By Christian Viveros-Fauné
By Miriam Felton-Dansky
By Tom Sellar
By Tom Sellar
By Jessica Dawson
By Tom Sellar
By R. C. Baker
By Tom Sellar
That sort of attention, along with the increasing emphasis on professionalism and presentation, doesn't necessarily spur creativity. Too often these days, student work seems calculated rather than inspiredmolded by market forces, both real and imagined, before it's had a chance to develop a force of its own. But this is true of entirely too much of the art that turns up in the galleries as well, and even if senior show projects are tailored for consumption, they still tend to be fresher, leaner, looser, more sincere, and (if you're lucky) more audacious than their pro counterparts. (For collectors willing to gamble on their enthusiasms, the work is also a hell of a lot cheaper. Though the M.A. thesis show up at NYU's 80 Washington Square East Galleries through June 1 includes a 14-part installation piece for $9000 and a few works in the $3000 range, there are plenty of photos priced between $600 and $800barely the cost of a frame at a blue-chip space.)
Because every institution approaches the rite of the spring student show differently, there is no standard format, and the idiosyncrasy and unpredictability of the experience give it a certain charge. No matter how well-intentioned, some of these exhibitions are a mess: impossibly overhung, hopelessly slapdash, and, by their very nature, wildly uneven. In many cases, students are allotted a limited amount of wall space to fill as they wish, staking out individual territory only inches away from one another's work. But chaos can be exhilarating, if overstimulating, and cheek-by-jowl competition is a challenge for both the artist and the viewer. Though some of the work that stands out at these shows could probably survive a nuclear firestorm, other pieces need that busy context to thrive; funny how great mediocre pictures can look when bad ones are hung right nearby. But the untalented artist rarely makes it through to the senior show, and I've seen more terrible pictures in Chelsea than I have in art schools, where pretensions haven't yet reached the toxic level.
Whether because the schools are more conscious of preparing their graduates for careers or because young artists are more careerist than ever, a number of senior shows are better organized and less hectic than this increasingly outmoded model. At Cooper Union, where the 142nd schoolwide Annual Student Art & Architecture Show runs through June 21, seniors have already mounted and dismantled a series of smaller exhibitions as part of their thesis requirement. Here and elsewhere the crucial decisions about editing, sizing, formatting, framing, grouping, and hanging pictures are not just afterthoughts to the creative process. Early in May, Cooper grads Shane O'Cadja Nash and Courtney Walker joined forces on one of the school's large landing spaces for one of the most provocative shows I've seen this spring. The high-tension dialogue they set up between Nash's confrontational color portraits and Walker's graphic explosions of image and text was smart, engaging, and bristling with ideas about their shared culture, which seems at once race-conscious and color-blind.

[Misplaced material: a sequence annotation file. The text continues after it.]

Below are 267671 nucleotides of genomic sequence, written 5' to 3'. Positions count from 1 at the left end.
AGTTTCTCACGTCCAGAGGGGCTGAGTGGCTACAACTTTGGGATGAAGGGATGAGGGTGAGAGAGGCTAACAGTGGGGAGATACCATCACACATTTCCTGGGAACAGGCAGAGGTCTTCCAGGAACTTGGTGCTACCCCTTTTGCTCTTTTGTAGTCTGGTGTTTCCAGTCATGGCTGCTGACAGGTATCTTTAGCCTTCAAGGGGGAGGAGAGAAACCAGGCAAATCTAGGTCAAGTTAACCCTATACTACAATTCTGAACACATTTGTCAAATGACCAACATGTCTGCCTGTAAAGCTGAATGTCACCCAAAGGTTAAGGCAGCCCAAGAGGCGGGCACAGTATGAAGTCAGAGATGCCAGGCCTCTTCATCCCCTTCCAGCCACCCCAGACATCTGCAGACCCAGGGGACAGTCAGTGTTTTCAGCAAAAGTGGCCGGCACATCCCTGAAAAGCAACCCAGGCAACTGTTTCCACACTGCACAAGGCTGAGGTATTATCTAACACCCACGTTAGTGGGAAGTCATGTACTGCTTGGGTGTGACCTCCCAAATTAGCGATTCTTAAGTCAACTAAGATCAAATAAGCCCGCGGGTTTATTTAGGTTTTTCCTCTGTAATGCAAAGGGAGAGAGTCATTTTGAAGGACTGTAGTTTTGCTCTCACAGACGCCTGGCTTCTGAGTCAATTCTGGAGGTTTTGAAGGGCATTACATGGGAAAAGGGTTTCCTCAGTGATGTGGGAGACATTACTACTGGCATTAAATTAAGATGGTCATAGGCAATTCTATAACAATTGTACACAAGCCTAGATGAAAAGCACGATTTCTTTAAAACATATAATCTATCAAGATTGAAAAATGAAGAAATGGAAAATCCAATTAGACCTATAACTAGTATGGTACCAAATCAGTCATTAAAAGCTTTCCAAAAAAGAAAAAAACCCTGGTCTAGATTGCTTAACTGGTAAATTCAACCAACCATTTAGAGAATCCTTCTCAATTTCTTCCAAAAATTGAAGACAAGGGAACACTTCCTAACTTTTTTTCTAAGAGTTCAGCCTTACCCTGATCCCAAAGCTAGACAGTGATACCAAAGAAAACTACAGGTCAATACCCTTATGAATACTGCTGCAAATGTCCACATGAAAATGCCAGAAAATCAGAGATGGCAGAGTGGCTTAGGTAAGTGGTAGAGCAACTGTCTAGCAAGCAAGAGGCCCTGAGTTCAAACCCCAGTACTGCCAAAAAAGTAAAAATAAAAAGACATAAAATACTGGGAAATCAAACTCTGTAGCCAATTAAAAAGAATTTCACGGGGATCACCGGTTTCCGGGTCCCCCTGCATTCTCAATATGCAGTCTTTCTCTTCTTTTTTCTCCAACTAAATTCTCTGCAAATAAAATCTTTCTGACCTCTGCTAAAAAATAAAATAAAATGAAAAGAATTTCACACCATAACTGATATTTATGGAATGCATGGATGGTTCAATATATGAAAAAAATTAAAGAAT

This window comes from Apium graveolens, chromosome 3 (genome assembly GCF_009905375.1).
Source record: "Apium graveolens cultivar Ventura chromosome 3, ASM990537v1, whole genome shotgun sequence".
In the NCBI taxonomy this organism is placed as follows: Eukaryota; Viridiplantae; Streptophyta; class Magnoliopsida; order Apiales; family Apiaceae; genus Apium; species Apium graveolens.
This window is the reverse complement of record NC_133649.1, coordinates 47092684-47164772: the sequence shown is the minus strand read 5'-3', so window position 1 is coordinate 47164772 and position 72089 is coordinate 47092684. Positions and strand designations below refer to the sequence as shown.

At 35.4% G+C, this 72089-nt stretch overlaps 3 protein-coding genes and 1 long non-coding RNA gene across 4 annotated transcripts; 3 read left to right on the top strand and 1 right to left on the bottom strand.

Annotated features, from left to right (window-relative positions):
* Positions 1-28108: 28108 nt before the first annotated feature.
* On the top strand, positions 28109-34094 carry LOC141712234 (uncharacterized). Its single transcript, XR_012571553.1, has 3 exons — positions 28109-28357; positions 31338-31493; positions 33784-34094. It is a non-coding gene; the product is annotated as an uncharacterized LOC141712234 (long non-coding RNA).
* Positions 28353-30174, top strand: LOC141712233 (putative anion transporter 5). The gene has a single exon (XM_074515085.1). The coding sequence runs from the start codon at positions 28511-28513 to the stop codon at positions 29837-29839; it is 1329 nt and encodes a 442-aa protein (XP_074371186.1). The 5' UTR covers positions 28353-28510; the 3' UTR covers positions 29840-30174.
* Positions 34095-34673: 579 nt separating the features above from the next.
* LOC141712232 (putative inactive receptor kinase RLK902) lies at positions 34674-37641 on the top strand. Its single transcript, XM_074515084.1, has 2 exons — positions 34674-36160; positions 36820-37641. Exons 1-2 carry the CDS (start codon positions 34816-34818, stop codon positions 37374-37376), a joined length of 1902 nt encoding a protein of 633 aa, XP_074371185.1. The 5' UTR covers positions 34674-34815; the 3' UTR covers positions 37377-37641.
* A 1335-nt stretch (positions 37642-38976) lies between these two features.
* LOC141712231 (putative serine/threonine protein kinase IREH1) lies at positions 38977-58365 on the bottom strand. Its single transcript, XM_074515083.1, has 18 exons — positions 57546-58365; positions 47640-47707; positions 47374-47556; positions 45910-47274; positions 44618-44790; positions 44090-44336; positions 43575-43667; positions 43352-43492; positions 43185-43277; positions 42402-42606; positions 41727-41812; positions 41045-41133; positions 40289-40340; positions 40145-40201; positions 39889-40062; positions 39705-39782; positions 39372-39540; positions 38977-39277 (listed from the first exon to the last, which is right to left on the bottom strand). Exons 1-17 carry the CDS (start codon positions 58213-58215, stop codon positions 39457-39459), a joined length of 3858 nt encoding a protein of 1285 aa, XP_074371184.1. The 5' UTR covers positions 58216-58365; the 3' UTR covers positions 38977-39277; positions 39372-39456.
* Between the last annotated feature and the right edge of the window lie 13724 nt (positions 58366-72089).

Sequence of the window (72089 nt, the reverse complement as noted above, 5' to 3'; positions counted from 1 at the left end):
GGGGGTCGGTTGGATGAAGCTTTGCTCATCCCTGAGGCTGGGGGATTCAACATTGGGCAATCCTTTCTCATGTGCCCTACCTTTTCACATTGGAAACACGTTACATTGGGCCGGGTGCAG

The School of Visual Arts provides a number of venues for its students to display work, including its Visual Arts Gallery in Soho and exhibition spaces within its buildings. SVA has photography student exhibitions throughout the summer, one of them a 10-person showcase at White Columns from August 9 to 24, and there's a group of photographers up now at the Soho space (137 Wooster Street, through May 26). There's no common denominator among the 10 B.F.A. candidates gathered here, whose work ranges from arch fashion shots to haunted nature studies, and the small number of pieces makes it hard to judge individual talents. But Morten Andenaes's two little color photos, neatly matted and framed, are memorable. Each one is divided in half horizontally like a muted color field canvas (think Hiroshi Sugimoto crossed with Brice Marden), and the exact nature of the material before the lens is tantalizingly obscure. Like Saul Fletcher's similarly miniaturized work, they appear to come from a rich, anxious interior world.
When I first started paying close attention to student shows more than 10 years ago, it was immediately apparent that there were prevailing influences and popular strategies. Nan Goldin's diaristic agonies and ecstasies were imitated everywhere, usually very badly. Autobiography is always a powerful temptation for the young artist, and Goldin's brand was particularly seductive, partly because it appeared effortless, which made it nearly impossible to match. Though hardly out of the picture, Goldin has been replaced as an influence by Philip-Lorca diCorcia, Gregory Crewdson (both of whom teach at Yale), and other masters of the directorial mode. But while their gorgeous blend of fact and fiction continues to fascinate, it no longer rules, and what has been most interesting about student shows in the past few years is their diversity and stylistic independence. There are pieces that probably wouldn't exist were it not for the example of Vik Muniz or Gilles Peress or Francesca Woodman, but that work is all part of a much larger mix.